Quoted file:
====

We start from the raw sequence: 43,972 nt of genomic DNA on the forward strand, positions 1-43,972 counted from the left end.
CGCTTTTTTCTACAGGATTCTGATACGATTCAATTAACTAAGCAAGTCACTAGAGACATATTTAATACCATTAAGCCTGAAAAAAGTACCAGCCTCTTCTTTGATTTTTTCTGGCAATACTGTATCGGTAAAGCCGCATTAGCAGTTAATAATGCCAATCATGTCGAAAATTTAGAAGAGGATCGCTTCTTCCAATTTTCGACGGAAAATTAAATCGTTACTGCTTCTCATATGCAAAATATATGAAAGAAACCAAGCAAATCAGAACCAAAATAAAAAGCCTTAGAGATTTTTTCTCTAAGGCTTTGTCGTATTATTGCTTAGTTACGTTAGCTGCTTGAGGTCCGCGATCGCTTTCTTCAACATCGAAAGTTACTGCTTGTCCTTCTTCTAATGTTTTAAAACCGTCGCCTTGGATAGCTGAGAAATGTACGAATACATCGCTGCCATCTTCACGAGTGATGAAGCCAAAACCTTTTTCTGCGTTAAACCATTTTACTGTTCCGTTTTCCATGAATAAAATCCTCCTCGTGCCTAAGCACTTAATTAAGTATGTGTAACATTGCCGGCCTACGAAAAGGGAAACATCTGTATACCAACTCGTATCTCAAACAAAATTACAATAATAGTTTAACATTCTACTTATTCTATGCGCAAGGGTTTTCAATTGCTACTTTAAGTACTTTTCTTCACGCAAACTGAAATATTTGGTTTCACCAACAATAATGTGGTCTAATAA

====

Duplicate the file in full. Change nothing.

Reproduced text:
We start from the raw sequence: 43,972 nt of genomic DNA on the forward strand, positions 1-43,972 counted from the left end.
CGCTTTTTTCTACAGGATTCTGATACGATTCAATTAACTAAGCAAGTCACTAGAGACATATTTAATACCATTAAGCCTGAAAAAAGTACCAGCCTCTTCTTTGATTTTTTCTGGCAATACTGTATCGGTAAAGCCGCATTAGCAGTTAATAATGCCAATCATGTCGAAAATTTAGAAGAGGATCGCTTCTTCCAATTTTCGACGGAAAATTAAATCGTTACTGCTTCTCATATGCAAAATATATGAAAGAAACCAAGCAAATCAGAACCAAAATAAAAAGCCTTAGAGATTTTTTCTCTAAGGCTTTGTCGTATTATTGCTTAGTTACGTTAGCTGCTTGAGGTCCGCGATCGCTTTCTTCAACATCGAAAGTTACTGCTTGTCCTTCTTCTAATGTTTTAAAACCGTCGCCTTGGATAGCTGAGAAATGTACGAATACATCGCTGCCATCTTCACGAGTGATGAAGCCAAAACCTTTTTCTGCGTTAAACCATTTTACTGTTCCGTTTTCCATGAATAAAATCCTCCTCGTGCCTAAGCACTTAATTAAGTATGTGTAACATTGCCGGCCTACGAAAAGGGAAACATCTGTATACCAACTCGTATCTCAAACAAAATTACAATAATAGTTTAACATTCTACTTATTCTATGCGCAAGGGTTTTCAATTGCTACTTTAAGTACTTTTCTTCACGCAAACTGAAATATTTGGTTTCACCAACAATAATGTGGTCTAATAA